WP5 aims to identify the role that ER stress signalling play in paediatric cancers (ERS6), breast cancer (ERS7), Amyotrophic Lateral Sclerosis (ALS) (ERS8), and critical care diseases such as shock and sepsis (ERS9). Work has progressed on identifying novel, pathologically significant genes downstream of the UPR and the ESRs have all acquired expertise in their respective experimental models.
WP6 aims to develop novel ER stress-associated therapies and diagnostic/prognostic markers. It is applying novel approaches and strategies and significant progress in computational screening, biomarker identification and the establishment of models for testing compounds has been achieved to date.

Progress beyond the state of the art and expected potential impact (including the socio-economic impact and the wider societal implications of the project so far)

WP4 has progressed beyond state of the art in terms of defining the network of genes and cellular impacted by IRE1, identifying novel RIDD auto-regulatory networks and understanding the role PERK plays in ER-PM tethering. This WP will produce robust data and novel hypothesis about the molecular mechanisms underlying the ER stress response.
WP5 has progressed in terms of suggesting drugs that may be effective in rhabdomyosarcoma, investigating the role of IRE1 in EMT in breast cancer, developing and testing an IRE1-XBP1 gene signature in brain tissue from ALS and AD patients and developing in vitro and in vivo models of traumatic/haemorrhagic shock. This work will continue to generate robust data and novel hypothesis about identification and targeting of UPR factors in the different disease models.
WP6 has moved beyond state of the art in terms of virtual screening and testing of novel IRE1 and PERK inhibitors, establishing a translational model of glioblastoma from patient derived primary cells, identifying potential biomarkers for inclusion in a Biochip array and developing novel strategies to target therapy resistant melanoma. This WP will continue to generate and test novel modulators of key proteins involved in the ER stress response and develop array technology for diagnostic/prognostic purposes.
One expected impact of TRAINERS is to enhance research- and innovation-related human resources and skills, to realise the potential of individuals and to provide new career perspectives. This is now being achieved through excellent training courses, innovative research projects and secondments. The young researchers are rapidly developing into innovation-oriented young scientists with key boundary-spanning capabilities. It is notable that initial impact has already been achieved in line with our original expectations in terms of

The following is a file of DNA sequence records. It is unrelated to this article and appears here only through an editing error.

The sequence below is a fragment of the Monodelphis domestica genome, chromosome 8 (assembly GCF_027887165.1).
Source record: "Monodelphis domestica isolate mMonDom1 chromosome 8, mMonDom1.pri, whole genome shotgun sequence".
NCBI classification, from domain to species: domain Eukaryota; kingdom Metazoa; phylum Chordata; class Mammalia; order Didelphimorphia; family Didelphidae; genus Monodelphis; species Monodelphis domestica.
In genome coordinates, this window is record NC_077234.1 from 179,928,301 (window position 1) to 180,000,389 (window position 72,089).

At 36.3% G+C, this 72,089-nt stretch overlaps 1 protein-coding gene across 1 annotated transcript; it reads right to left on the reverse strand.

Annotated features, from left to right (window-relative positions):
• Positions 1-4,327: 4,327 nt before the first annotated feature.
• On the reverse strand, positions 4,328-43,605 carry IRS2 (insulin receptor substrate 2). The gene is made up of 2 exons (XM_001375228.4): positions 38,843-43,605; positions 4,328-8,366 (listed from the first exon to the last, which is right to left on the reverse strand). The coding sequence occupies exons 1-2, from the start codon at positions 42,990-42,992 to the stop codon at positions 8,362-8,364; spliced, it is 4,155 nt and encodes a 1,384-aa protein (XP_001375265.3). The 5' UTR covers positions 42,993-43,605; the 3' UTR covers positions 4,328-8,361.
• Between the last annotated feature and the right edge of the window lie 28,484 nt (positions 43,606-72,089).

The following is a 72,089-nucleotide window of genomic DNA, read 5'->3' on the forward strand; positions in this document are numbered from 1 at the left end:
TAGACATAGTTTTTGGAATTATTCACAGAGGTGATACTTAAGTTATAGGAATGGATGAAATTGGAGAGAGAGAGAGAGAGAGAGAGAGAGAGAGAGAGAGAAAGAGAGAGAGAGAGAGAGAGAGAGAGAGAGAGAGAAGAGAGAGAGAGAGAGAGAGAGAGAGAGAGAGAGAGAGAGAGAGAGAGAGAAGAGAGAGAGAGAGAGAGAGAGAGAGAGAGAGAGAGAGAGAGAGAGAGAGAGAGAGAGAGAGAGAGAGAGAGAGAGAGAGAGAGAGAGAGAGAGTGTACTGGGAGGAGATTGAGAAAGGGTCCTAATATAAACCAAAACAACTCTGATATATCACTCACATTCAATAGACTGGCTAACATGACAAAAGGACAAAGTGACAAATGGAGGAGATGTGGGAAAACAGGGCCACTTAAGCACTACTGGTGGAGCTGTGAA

• Training in transferable skills
• The development of each ESRs research and technical skills
• Enhanced exposure of ESRs to diverse work and cultural environments via secondments
• Establishment of a highly networked group conducive to the development of ideas for exploration and exploitation.
• ESRs are monitored and supported by PCDPs, supervisory panels and the supervisory board.

Private sector partners provide training and expertise that is not covered by the academic partners, allowing ESRs to benefit while also serving as an example of good practice for structured doctoral programs that incorporate private sector input. TRAINERS is also building sustainable networking and research interactions between the partners, and many of these interactions will extend beyond the duration of the TRAINERS programme. TRAINERS partners have brought their experience of the innovative doctoral training within TRAINERS back to their own institutions where it is serving as template for other doctoral programs.
Overall the generation of well-trained ESRs, the research that they are producing and the improved links between academia and industry are beginning to sustainably contribute to strengthening European innovation capacity.